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Friday, April 17, 2009

The sub trade marketing challenge

So you are marketing your subtrade services and want to find new business.

How do you get through the gatekeepers, and earn the respect for your proposition?

You may think your wisest approach is waiting for the opportunity to bid the job and you simply need to get on a prequalification list, or (worse) wait for the job to be tendered publicly.

Go ahead. Spin your wheels. Lose your money.

You haven't passed stage one of elementary marketing and sales. And you are like a large percentage of the construction industry hoping for business and wondering why you are struggling.

You need to think differently. The key is to recognize the combined power of effective relationship-building and effective marketing. When your brand (roughly equivalent to reputation) is so strong that clients think of using you and no one else, and take it for granted that your sole source quote will be fair and doesn't need to be cross-checked against your competition routinely, then you have achieved success. When you are able to chose which jobs you bid, and you know you will be profitable going in, you have hit the business jackpot.

Can this be done?

Yes, but here is an important observation after seeing some successful sub-trades at work. Two whom I have met personally, Mike Feazel in at Feazel Roofing in Columbus, Ohio and Leonard Meglolia at Bestline Plumbing in Los Angeles, say they stay away from most commercial and virtually all new construction work because they cannot see any margin or opportunity for profit in the bidding-war environment out there. (They will do some commercial projects, presumably where they can be sole-sourced.)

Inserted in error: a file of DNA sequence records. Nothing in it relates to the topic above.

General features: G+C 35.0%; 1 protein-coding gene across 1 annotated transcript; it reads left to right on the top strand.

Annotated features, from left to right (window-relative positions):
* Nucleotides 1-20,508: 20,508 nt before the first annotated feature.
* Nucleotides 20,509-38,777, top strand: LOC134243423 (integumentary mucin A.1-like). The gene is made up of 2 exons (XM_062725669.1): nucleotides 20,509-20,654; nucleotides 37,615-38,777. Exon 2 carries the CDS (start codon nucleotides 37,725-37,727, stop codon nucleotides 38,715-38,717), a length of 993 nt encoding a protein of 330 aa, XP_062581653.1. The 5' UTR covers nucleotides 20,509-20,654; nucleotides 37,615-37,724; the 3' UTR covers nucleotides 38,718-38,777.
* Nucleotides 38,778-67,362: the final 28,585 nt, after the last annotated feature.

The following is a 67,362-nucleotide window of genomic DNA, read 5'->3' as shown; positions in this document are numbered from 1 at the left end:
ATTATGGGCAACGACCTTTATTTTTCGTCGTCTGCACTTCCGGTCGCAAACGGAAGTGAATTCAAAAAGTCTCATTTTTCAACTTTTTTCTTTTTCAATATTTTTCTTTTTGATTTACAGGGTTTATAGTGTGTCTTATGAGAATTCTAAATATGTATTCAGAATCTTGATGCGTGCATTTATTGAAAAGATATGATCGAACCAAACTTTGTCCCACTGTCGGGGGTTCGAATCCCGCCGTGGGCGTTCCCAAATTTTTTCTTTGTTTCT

Surely, however, subtrades and suppliers find a way to make some money dealing with builders, developers, and owners on commercial projects. They succeed, I think because their business is at the scale where they can achieve incredible operating efficiencies and their relationships with their clients are strong enough that they can squeeze just a little more margin through scope of work or other arrangements than the neophytes trying to win bids through public competitions.

If you aren't at that level yet, consider smaller scale residential and limited-scope commercial projects where you can provide direct services to your clients; and develop your own advertising and marketing strategy to achieve this business.

Or if you wish to work within the conventional space, remember that a little energy spent learning how to market effectively will pay you really big dividends, especially if you an escape the rat race of "low bid wins the job" (and loses a fortune in the process).

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